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Vintage Guitar Market Heats Up

Gil Southworth strums a Gibson Les Paul Sunburst at his shop in Bethesda, Md. Christie's auction house sold a 1959 model of the guitar for $265,000 last year.
Alex Markels, NPR
Gil Southworth strums a Gibson Les Paul Sunburst at his shop in Bethesda, Md. Christie's auction house sold a 1959 model of the guitar for $265,000 last year.

Thousands of guitar collectors head to Dallas for one of the biggest guitar shows of the year. They will be admiring -- and perhaps playing -- vintage Martins, Fenders and Gibsons that sell for as much as a quarter of a million dollars.

The market for vintage guitars has been on a tear lately as aging baby boomers buy up the same classic models -- in some cases the very instruments -- their rock 'n' roll heroes played.

That's the sort that caught Andy Rappaport's eye as he recently browsed among the hundreds of old instruments hanging from the walls at Southworth Guitars in Bethesda, Md.

"I make investments for a living, and I've done very well at it," says Rappaport, who runs a venture capital firm. "But my guitar collection has outperformed almost anything else that I've been investing in over the last 10 years."

Take the 1950s Les Paul he purchased from Southworth a few years ago. "I tell my wife this and she doesn't believe me but… for example, I saw one not as nice for sale a few months ago for five times what I paid for it," he says.

Only a few thousand of those guitars were produced. And with more and more collectors chasing them -- some who don't even play the guitar -- classic Les Pauls are going for record prices.

Take the one Gil Southworth has on sale for $115,000 -- a 1961 Les Paul Custom model with a mahogany body, an ebony fretboard and what Southworth jokingly describes as a "happy springtime sound."

When the first Les Paul model was introduced in 1952, it sold for $210. Its namesake, the jazz innovator Les Paul, first mounted strings on a piece of wood to demonstrate how a solid-body guitar could sustain a note without feedback.

But compared to the Les Paul's more popular rival at the time -- the Fender Telecaster -- the original Gibson model was only a modest seller. And it was discontinued between 1961 and 1968.

That's about when a young British guitarist named Jimmy Page picked one up and played it in a new way. The lead guitarist for the rock band Led Zeppelin transformed the Les Paul into one of rock 'n' roll's Holy Grails. And what Page did for the Les Paul, Jimi Hendrix did for the Fender Stratocaster and folk rockers like Steven Stills did for Martin acoustics.

Overall, the vintage guitar market has nearly doubled in the past five years -- to an average price of about $13,000. That's according to a stock market-style index of 42 Fender, Gibson and Martin models tracked by the Vintage Guitar Price Guide.

Prices for acoustic guitars have steady increased, but it's the electrics that have really blown through the roof.

"When we look at this huge growth in solid-body electric guitars from what we'll call the golden period, it's really a fashion statement," says Kerry Keane, an appraiser at Christie's auction house and a collector himself. "We're projecting upon the instrument we purchase a form of hero worship."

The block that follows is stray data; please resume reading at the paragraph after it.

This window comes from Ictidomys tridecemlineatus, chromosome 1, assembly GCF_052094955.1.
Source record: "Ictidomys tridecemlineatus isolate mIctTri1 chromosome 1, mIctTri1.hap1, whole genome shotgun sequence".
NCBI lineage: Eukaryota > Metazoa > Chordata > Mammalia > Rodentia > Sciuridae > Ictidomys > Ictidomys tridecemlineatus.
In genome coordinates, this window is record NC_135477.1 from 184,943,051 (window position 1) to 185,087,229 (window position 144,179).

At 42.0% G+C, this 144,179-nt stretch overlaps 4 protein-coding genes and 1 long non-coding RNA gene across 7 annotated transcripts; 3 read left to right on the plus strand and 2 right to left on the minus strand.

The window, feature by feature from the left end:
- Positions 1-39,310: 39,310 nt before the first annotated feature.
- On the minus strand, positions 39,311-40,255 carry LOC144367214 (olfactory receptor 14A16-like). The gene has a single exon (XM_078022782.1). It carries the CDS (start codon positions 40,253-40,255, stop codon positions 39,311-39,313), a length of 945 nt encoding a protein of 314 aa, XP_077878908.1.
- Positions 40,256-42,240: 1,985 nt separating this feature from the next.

Even rock legend Eric Clapton fell under the spell. "The first guitar he ever purchased was a Fender Telecaster," notes Keane. "Why? Because Muddy Waters played one."

That sense of awe helped drive up the bidding for one of the most fashionable Les Pauls -- a rare 1959 Sunburst model, which Christie's auctioned off last October for $265,000.

Sales of guitars actually owned by celebrities have fetched even higher prices -- like Clapton's famous "Blackie" Stratocaster, which sold for nearly $1 million in 2004.

Of course, the fame factor is just one attribute that makes the guitars so valuable.

Another is the rich tone older instruments develop as they age. Collectors like Southworth gush like wine connoisseurs when they describe, say, the sound of a vintage Martin acoustic.

"I would say it's delicate, yet full-bodied… robust, yet unassuming," he says with a smirk.

He's joking, of course. But it's fairly easy to hear the difference between his 1946 model and a brand new one, which sells for about one-tenth the price just up the road at Guitar Center.

Ian Lazarus, a salesman at the Guitar Center store, says the guitars age much like fine wine does in an oak barrel. "The more time it's been played on, the wood becomes seasoned," he explains, "and the more it's going to resonate over time."

Solid-body electric guitars don't have a sound hole, so they don't reverberate in the same way. But you can still hear the difference.

"A vintage Les Paul is going to sound like a growl," says Gil Hembree, who co-authors the Vintage Guitar Price Guide. "A newer one, although very nice, will sound like a purr."

The distinction doesn't matter much to collectors like Andy Rappaport. He continues to add both old and new guitars to his collection, despite the looks he gets from his wife.

"Every time I come home with a new guitar, she says, 'Well, it could be a motorcycle, or a blonde,." he recalls. "And the guitars are preferable to those. So as long as they keep me out of trouble, they're OK."

Rappaport didn't come home with a guitar today. But Southworth doesn't mind. He'll find plenty of customers when he heads for the Dallas Guitar Show this weekend armed with a '59 Les Paul Sunburst.

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Alex Markels
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